Limits to green growth and its induced conflicts of biomass use

Socio-Economic Metabolism

Dear colleagues,

we are organizing a session on “Limits to green growth and its induced conflicts of biomass use” at the STS conference in Graz (Austria) next year (detailed text is below). 

The call for abstract is now open until January 22, 2024.

Call for Abstracts – STS Conf Graz (

We would greatly appreciate your submission.

For any further question, please to not hesitate to contact us.

Kind regards,

Your organizers of STS Conference Graz 2024.

STS Conference Graz 2024


C.2 Limits to green growth and its induced conflicts of biomass use

Raphael Asada1, Annechien D. Hoeben2, Alex Giurca3, Tobias Stern4

1: University of Graz; 2: University of Graz; 3: European Forest Institute; 4: University of Graz, Austria

Green growth is understood as a transformation of production- and consumption systems that results in a reduction of environmental stress and a simultaneous increase in economic activity (Jackson and Victor, 2019; Victor and Sers, 2019). Hence, it relates to interactions within and between socio-technical and ecological systems (Ahlborg et al., 2019; van der Jagt et al., 2020). Generally, economic activity is dependent on material exchange with sources and sinks of the natural environment, which have absolute limits (Rockström et al., 2009; Steffen et al., 2015). Whether it is possible to transform our socio-technical systems in such a way that they allow economies to grow within these physical limits, remains a subject to be discussed.

In this context, the concept of the bioeconomy has received increasing attention from researchers, policy makers and practitioners (Schmidt et al., 2012; Ronzon et al., 2017; European Commission, 2018; OECD, 2018). Broadly speaking, proponents of this concept aim at establishing a sustainable economy that is primarily built on technological progress of biomass utilization (Bugge et al., 2016). Although the term bioeconomy lacks a uniform definition, it serves as a boundary concept that allows for bridging and coordinating heterogenous groups of actors (Fischer and Hajer, 1999; Cairns and Stirling, 2014; Stevenson, 2019).

A review by Holmgren et al. (2020) examined that research tends to replicate rather a techno-optimistic bioeconomy imaginary articulated by policy makers prioritizing economic growth and competitiveness. These imaginaries are markedly different from the initial bioeconomy concept introduced by Georgescu-Roegen (1971). While his initial vision emphasized the biological origin of all economic processes and thereby the limits to economic growth, the current visions highlight the growth potentials that are associated with the economization and commercialization of nature (Vivien et al., 2019; Vogelpohl and Töller, 2021). However, any additional use of biomass as well as any shift from one utilization path to another inherently induces competing goals (Boehlje and Bröring, 2011) and conflicting interests. A prominent example being the food-fuel debate (Rathmann et al., 2010) followed by conservation versus material use, or material use versus use for energy production.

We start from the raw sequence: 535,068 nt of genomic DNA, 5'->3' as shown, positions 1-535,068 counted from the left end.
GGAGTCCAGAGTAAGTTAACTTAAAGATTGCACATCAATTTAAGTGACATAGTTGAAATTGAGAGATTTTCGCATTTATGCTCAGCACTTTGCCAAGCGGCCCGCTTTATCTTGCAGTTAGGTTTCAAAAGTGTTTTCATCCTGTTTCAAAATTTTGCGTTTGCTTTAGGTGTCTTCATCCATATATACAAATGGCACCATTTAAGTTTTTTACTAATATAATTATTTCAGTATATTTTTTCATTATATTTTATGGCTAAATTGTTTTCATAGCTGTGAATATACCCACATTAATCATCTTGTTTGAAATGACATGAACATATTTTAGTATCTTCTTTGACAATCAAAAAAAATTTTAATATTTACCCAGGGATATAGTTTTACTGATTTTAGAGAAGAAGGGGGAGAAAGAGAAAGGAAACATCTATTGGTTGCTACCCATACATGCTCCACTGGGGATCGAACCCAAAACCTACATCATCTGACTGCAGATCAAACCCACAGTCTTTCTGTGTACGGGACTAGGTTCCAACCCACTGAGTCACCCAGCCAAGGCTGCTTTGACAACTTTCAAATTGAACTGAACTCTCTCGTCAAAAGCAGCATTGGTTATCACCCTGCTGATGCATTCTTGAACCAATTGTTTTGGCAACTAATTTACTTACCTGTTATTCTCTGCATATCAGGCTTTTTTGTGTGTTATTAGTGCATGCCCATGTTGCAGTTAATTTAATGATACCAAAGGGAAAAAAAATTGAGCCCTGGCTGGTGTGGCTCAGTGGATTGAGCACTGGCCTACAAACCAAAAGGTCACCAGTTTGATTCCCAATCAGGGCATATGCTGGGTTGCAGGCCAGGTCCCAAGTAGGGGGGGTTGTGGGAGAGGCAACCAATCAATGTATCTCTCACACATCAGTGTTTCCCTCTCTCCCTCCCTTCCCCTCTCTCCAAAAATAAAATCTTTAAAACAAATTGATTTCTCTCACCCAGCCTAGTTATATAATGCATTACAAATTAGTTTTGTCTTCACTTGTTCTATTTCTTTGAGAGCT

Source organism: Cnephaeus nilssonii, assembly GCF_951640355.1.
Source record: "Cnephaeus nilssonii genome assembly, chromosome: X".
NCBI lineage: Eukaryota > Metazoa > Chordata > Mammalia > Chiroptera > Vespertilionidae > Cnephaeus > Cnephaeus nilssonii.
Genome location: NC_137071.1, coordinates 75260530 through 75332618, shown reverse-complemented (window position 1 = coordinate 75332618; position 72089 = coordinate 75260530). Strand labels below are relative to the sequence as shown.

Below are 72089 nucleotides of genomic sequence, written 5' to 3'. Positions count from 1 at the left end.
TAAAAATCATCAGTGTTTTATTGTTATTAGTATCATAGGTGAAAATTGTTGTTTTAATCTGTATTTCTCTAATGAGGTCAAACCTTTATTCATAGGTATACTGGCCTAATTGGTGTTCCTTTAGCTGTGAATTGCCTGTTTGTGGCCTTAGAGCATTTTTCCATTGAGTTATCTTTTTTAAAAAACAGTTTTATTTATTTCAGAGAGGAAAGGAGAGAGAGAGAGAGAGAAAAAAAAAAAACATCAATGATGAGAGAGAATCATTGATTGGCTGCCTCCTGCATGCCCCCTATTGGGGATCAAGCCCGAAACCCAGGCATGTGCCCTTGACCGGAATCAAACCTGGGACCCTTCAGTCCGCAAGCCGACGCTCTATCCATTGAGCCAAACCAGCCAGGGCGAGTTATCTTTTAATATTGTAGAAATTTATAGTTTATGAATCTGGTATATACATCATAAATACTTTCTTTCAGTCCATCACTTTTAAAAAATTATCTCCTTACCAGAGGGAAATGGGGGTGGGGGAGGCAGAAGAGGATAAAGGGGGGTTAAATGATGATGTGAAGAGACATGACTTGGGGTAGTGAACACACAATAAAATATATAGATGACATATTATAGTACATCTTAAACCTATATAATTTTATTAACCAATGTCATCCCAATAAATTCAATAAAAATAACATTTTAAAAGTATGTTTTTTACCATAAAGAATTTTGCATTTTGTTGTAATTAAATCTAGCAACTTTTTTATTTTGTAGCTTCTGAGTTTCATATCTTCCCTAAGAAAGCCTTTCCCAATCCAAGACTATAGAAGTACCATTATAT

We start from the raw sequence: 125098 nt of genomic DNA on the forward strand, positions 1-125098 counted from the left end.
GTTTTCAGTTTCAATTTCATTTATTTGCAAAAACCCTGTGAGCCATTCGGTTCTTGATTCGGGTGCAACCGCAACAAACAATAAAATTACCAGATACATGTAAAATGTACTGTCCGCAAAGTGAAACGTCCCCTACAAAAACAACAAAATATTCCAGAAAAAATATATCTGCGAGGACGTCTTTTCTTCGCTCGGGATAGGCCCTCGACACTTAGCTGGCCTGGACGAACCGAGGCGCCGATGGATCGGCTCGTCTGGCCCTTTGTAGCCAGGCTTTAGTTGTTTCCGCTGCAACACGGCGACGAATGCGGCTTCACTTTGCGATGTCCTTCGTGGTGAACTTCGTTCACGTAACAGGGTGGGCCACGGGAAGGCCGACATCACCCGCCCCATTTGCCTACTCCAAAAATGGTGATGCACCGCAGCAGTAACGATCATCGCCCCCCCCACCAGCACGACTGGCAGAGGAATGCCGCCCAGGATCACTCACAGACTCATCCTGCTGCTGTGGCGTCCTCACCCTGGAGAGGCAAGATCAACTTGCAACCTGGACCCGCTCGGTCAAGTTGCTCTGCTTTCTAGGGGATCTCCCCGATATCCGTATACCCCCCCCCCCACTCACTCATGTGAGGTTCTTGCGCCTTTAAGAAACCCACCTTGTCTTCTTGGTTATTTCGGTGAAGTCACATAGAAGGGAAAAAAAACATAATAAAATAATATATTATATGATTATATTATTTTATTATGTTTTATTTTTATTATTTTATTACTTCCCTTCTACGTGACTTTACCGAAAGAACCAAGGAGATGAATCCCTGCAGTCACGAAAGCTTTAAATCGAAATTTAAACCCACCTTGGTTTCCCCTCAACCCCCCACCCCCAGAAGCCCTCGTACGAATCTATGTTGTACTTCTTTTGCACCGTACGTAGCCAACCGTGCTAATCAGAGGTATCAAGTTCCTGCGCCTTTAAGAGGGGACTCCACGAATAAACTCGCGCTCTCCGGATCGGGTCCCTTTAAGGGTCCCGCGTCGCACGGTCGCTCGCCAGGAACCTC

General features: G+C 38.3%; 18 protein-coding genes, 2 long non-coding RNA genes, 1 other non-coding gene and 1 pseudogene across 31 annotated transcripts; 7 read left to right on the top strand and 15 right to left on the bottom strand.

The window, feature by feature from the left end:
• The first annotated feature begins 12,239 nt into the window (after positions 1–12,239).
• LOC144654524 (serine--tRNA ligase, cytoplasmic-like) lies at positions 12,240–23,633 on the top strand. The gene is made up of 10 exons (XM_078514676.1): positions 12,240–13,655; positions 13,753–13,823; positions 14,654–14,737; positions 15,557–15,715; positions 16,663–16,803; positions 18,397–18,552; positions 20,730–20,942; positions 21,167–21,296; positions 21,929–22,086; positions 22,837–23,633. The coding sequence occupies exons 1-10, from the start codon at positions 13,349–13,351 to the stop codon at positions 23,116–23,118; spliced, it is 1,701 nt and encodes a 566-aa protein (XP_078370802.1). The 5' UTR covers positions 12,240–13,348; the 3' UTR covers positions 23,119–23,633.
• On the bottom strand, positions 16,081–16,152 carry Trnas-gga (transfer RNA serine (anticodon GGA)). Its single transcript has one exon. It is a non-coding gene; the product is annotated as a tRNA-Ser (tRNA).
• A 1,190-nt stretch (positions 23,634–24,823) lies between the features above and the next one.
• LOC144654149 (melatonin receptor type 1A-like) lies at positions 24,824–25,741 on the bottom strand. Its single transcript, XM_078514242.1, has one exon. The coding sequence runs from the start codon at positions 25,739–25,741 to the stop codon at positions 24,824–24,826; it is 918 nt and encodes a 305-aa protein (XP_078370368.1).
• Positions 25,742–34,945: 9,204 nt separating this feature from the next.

Several studies have highlighted the diverging, and partly conflicting, visions that are associated with bioeconomy (e.g., Levidow et al., 2012; Meyer, 2017).

Following along the lines of these transformation pathways, the bioeconomy is often brought forward as part of the solution to mitigate and adapt to climate change. A recent review by Sharma & Malaviva (2023) confirmed positive interactions between the circular bioeconomy and all 17 SDG targets. However, possible trade-offs between pathways and limits of green growth are not discussed.

Even though ‘modern’ bioeconomy visions are generally associated with economic growth expectations, this session aims at paying attention to the inherent limits of bioeconomies to green growth and the induced socio-technical conflicts. Contributions should somehow contribute to the overall question: Can the limits to bio-based green growth and its associated conflicts lead to a radical transformation of socio-technical systems?

This session proposal invites for presentations leaving space for intense discussions.